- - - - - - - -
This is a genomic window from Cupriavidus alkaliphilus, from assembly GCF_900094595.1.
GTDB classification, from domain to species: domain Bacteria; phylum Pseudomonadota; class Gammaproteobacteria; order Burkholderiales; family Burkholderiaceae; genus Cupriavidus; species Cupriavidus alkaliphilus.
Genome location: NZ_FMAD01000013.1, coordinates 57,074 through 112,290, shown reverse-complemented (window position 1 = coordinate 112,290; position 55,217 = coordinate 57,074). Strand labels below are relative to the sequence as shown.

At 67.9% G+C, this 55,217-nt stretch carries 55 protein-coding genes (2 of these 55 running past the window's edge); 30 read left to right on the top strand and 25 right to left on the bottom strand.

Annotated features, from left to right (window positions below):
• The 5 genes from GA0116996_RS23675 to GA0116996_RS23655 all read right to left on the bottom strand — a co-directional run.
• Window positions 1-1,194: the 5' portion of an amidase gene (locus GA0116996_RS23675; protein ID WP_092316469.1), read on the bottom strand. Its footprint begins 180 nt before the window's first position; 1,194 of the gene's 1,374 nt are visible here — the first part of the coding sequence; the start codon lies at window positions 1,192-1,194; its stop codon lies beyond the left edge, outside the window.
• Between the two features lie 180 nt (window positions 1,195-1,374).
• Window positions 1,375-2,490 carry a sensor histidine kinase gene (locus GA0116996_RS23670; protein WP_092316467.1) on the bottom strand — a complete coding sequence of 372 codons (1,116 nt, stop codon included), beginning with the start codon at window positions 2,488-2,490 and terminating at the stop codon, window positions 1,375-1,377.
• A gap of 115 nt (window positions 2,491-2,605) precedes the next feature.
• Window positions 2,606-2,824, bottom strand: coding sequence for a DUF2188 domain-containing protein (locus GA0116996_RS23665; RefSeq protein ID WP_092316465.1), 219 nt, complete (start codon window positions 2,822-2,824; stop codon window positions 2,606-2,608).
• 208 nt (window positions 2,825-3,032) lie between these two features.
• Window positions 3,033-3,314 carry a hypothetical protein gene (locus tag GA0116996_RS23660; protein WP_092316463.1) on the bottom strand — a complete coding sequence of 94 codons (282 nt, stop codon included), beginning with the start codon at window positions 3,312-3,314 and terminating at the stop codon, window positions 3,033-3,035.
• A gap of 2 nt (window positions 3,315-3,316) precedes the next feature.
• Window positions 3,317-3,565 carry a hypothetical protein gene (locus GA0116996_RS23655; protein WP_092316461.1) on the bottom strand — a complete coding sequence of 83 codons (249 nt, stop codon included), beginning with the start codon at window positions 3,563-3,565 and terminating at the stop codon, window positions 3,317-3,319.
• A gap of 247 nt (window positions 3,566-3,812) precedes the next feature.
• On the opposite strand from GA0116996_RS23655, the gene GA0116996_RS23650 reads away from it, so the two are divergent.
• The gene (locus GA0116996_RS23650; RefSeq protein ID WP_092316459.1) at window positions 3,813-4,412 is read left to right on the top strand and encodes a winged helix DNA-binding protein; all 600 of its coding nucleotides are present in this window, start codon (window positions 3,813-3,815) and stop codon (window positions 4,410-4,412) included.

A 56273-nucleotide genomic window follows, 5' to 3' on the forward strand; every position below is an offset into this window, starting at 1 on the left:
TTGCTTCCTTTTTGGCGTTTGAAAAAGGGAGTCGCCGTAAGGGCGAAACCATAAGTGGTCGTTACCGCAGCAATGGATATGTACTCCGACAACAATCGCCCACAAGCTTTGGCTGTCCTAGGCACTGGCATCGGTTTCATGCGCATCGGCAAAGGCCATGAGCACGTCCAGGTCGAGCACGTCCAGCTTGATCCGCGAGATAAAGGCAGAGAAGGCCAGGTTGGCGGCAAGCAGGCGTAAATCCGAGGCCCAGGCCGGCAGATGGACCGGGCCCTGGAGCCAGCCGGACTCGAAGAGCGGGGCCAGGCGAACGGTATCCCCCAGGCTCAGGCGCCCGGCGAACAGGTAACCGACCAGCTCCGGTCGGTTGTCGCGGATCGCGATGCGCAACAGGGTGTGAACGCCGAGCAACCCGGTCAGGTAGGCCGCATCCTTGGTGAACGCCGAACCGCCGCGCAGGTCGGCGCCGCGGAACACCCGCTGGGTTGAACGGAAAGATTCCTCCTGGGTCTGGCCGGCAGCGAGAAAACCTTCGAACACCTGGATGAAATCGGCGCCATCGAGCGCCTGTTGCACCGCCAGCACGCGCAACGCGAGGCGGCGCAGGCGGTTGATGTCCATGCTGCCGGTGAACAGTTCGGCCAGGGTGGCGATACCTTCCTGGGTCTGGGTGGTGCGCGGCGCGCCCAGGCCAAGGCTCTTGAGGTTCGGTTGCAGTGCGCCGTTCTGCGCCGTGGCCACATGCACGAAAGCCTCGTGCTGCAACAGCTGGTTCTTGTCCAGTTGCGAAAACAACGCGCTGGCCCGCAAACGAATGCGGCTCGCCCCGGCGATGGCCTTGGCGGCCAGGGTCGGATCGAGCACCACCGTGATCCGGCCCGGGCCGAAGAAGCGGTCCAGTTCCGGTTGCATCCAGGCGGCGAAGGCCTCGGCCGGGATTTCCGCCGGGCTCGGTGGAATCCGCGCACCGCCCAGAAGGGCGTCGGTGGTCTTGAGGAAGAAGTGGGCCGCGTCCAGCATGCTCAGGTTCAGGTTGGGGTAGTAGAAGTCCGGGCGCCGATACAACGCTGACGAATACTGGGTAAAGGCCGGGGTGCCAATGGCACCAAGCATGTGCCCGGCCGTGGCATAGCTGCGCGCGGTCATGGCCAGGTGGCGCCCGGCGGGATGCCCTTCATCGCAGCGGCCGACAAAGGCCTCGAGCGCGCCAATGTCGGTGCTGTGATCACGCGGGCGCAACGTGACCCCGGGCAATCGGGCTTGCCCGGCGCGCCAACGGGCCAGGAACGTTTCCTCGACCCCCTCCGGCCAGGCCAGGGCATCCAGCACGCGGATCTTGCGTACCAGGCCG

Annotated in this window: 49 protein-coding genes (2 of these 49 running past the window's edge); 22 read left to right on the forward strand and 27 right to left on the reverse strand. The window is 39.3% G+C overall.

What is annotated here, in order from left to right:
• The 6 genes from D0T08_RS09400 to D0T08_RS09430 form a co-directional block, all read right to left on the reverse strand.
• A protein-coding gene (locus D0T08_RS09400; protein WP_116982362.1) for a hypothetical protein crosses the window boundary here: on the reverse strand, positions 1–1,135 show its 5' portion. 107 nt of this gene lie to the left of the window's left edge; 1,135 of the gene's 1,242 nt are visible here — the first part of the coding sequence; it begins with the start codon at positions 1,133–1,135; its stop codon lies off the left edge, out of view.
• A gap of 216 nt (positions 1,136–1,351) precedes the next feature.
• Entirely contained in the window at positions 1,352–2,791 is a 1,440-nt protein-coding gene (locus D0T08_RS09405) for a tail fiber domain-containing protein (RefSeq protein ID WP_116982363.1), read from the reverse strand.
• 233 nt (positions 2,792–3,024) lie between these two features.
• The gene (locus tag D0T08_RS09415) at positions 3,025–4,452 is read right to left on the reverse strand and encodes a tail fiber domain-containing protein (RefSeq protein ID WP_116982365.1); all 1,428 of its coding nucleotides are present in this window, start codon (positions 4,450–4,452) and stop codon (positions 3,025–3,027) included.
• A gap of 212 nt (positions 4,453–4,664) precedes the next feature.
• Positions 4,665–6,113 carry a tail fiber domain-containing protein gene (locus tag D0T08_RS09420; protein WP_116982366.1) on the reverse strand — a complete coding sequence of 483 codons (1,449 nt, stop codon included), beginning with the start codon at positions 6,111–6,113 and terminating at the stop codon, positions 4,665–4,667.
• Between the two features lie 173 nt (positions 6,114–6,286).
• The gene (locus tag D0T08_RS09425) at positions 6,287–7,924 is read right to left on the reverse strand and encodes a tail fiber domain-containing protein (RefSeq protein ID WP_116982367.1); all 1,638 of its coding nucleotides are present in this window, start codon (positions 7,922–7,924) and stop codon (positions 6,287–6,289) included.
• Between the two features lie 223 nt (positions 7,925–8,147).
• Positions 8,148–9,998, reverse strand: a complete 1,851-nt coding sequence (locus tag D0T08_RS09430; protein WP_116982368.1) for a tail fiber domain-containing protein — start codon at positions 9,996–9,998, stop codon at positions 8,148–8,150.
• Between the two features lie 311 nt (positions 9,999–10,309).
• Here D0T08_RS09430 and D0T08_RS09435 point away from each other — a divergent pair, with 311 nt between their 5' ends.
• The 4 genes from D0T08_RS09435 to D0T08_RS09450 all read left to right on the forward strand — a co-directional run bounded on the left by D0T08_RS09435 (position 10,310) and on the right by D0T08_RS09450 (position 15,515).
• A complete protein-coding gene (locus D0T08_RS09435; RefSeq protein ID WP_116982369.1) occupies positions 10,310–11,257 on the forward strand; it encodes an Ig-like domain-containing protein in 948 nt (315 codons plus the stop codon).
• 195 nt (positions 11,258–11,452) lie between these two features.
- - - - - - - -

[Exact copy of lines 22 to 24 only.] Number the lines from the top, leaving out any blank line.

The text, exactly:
What is annotated here, in order from left to right:
• The 6 genes from D0T08_RS09400 to D0T08_RS09430 form a co-directional block, all read right to left on the reverse strand.
• A protein-coding gene (locus D0T08_RS09400; protein WP_116982362.1) for a hypothetical protein crosses the window boundary here: on the reverse strand, positions 1–1,135 show its 5' portion. 107 nt of this gene lie to the left of the window's left edge; 1,135 of the gene's 1,242 nt are visible here — the first part of the coding sequence; it begins with the start codon at positions 1,133–1,135; its stop codon lies off the left edge, out of view.